6) Mortgages. If you want to buy a house, that's great - but make sure you understand all of the real costs involved. If you buy a house, you will owe money on your mortgage, you will owe money for property taxes, and you are responsible for maintenance & repairs. You don't want to be in the position of owing more money than your house is worth. That means you need a down payment. If the rules haven't changed, in Canada you need a 25% down payment to avoid having to pay for CMHC insurance. (I think if you put down 10% you need less insurance than if your deposit is < 10%.)

Anyway, once you have determined you want to buy a house & you've figured out what your down payment will be, go to the bank and get pre-approved. The bank will tell you how much they'll lend you. You do not want to borrow as much as they'll give you.

Instead, figure out what you can afford in payments each month (or, ideally, every 2 weeks). Then figure out how much you can borrow to get your payments at that amount - and then borrow less than that.

Remember how I said that the first few years of a mortgage you're paying mostly interest? Let's say you can afford $500/month. If you borrow an amount that puts your payments at $500/month, you will be paying off mostly interest. However, if you borrow an amount that puts your payments at $400/month and then increase your payments to $500/month, you will be putting an extra $100/month directly on the principle. That may not sound like much, but that's money that you won't be paying interest on for 20 years. An added bonus is that if your circumstances change (due to job loss, for example), you can drop your payments back down to $400 without re-financing.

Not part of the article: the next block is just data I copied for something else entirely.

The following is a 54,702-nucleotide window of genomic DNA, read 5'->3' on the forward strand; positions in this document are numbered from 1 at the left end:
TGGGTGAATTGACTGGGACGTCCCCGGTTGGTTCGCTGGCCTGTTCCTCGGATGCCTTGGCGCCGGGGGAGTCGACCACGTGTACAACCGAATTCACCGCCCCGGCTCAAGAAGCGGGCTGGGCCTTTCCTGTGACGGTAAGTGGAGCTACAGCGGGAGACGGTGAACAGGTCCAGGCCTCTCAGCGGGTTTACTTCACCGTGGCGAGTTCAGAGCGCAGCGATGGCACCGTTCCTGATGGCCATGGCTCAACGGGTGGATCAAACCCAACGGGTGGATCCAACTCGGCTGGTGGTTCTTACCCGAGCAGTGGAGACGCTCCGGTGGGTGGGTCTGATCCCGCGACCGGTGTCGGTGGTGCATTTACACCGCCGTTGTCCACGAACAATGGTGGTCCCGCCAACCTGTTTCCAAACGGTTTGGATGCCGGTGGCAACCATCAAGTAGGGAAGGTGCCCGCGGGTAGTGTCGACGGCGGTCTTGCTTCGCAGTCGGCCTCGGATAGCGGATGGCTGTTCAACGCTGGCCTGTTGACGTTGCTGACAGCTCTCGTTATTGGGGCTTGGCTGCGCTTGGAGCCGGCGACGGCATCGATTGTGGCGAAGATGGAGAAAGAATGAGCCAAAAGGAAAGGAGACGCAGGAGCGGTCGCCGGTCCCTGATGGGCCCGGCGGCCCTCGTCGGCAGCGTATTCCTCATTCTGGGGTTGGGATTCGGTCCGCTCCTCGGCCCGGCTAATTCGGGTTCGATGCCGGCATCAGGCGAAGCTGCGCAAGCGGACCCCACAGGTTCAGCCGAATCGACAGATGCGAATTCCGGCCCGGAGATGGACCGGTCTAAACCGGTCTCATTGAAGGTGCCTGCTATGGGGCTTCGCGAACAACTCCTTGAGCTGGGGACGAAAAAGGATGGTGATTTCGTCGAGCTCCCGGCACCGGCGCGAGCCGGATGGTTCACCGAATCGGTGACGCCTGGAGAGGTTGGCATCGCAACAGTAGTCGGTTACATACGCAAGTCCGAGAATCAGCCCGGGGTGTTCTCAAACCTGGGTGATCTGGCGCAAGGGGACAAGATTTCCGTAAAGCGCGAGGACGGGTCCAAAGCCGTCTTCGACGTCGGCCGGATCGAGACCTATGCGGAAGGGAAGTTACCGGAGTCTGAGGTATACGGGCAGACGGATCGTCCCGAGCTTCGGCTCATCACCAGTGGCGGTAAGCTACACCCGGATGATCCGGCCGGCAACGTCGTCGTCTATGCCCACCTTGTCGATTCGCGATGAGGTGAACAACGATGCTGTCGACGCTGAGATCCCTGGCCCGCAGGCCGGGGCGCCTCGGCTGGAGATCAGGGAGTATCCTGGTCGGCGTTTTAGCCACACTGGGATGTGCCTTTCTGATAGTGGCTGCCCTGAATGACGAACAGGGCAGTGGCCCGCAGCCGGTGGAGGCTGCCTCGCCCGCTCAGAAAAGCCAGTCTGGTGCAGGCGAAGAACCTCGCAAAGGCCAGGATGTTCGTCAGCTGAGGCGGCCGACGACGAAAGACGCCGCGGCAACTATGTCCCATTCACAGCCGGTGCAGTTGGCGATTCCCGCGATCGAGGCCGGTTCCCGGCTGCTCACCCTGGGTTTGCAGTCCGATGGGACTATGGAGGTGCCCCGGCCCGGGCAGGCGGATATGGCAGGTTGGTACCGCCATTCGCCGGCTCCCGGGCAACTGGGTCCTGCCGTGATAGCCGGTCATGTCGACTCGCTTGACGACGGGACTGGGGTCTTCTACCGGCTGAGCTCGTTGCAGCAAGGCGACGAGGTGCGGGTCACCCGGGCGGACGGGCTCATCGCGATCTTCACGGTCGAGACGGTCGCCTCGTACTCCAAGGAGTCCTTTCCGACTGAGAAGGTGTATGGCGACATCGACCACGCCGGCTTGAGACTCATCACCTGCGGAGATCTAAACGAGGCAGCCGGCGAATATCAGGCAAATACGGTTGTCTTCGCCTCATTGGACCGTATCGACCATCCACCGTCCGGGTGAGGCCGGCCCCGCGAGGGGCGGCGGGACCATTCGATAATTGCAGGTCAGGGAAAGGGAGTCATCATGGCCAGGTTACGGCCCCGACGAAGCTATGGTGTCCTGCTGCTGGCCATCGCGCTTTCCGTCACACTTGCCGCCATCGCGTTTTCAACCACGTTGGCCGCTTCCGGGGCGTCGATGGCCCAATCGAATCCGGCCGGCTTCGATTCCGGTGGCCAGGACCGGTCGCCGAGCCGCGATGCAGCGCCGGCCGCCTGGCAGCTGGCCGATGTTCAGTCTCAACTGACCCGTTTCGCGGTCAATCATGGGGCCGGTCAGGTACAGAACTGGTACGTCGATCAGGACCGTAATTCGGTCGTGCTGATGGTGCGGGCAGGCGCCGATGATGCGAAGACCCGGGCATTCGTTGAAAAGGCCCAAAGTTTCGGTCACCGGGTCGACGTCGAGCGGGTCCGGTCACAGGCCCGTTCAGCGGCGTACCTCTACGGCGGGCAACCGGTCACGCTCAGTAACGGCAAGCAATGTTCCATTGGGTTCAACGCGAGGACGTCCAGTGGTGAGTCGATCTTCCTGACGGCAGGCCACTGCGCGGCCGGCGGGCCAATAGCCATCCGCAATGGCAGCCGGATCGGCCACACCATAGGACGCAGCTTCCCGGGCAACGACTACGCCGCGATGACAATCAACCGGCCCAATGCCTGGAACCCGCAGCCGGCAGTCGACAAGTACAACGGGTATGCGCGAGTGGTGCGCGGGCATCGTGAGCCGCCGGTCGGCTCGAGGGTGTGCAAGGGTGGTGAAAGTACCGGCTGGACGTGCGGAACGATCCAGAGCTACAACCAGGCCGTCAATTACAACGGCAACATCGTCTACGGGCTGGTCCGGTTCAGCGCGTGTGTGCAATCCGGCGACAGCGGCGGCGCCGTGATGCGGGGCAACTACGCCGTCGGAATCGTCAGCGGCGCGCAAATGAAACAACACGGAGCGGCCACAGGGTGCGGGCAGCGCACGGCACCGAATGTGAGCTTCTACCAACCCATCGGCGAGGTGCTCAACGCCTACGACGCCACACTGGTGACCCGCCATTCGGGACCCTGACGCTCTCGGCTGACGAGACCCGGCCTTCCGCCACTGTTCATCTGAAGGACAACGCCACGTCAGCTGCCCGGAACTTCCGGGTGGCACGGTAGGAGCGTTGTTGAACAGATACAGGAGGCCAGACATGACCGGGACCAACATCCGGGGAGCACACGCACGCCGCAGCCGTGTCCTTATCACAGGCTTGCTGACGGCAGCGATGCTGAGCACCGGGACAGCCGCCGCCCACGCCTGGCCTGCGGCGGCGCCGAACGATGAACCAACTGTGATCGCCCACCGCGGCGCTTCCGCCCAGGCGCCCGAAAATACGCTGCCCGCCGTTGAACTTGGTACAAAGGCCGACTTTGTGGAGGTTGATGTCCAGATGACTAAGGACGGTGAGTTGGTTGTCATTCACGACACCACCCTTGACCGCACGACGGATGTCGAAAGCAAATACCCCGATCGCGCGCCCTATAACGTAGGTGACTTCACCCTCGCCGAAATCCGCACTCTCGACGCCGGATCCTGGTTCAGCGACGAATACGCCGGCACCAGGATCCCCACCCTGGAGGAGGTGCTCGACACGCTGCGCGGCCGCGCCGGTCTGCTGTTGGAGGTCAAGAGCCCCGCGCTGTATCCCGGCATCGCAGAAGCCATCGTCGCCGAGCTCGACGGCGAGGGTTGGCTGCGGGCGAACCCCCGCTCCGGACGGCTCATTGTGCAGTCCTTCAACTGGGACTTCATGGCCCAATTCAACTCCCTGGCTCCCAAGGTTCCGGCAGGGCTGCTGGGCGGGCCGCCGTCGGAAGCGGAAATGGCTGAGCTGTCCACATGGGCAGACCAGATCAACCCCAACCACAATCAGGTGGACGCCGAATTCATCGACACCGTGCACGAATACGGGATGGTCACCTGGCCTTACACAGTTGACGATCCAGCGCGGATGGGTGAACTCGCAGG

7) Pay for maintenance. Very few things get better on their own, and failing to paint the siding or fix that noise the car is making can end up costing you far more in the long run.

8) Learn to say no to things that are not important to you. (Actually, this is a good idea in general, not just financially.) Decide what charities and organizations you want to support, and say no to requests from other ones. If you can't afford to go out to eat/go to a movie/go on a trip, don't go. There are lots of ways to socialize with people without spending a lot of money - suggest something else. Keep in mind that if you decide not to do something, all you have to say is "no". You don't need to explain why.

9) Don't assume anyone else will look after your financial future.


  1. Well thought out ideas.

    I was having a conversation with Son #2 a while back about the things his dad and I pay for that aren't really essential--like satellite service for the TV, Internet service for the house, and cell phones--well, except for mine, which is my business number :-)

    He got all indignant and said something about how we could afford all that stuff. My point was that yes we can-now-but all those could be eliminated if we had to. It's a huge chunk of change.

  2. wow...i really enjoyed this post. my hubby and i made lots of bad financial decisions when we were dating many years ago, but hopefully we'll pay of some of our credit cards soon. we have a hard time with that WANTS vs. NEEDS part though :)

  3. It's easy to make decisions that snowball - you sign up for cable, and they increase it by $3, then $4, and before you know it, you're paying $20 more than you originally were.

    I was unemployed for 7 months in 2007. It wasn't super stressful financially - I was lucky & had severance pay to live on - but it made me stop & re-evaluate some of my regular expenses. I hope I keep doing that regularly.

  4. I'm just used to having no money. I have my savings [and even though I'm only working part-time right now, I still contribute] that I never touch. I just don't spend a lot of money. And I don't think I ever will, even if I have the means. This is what happens when you get used to having no money...I don't even notice the financial crisis.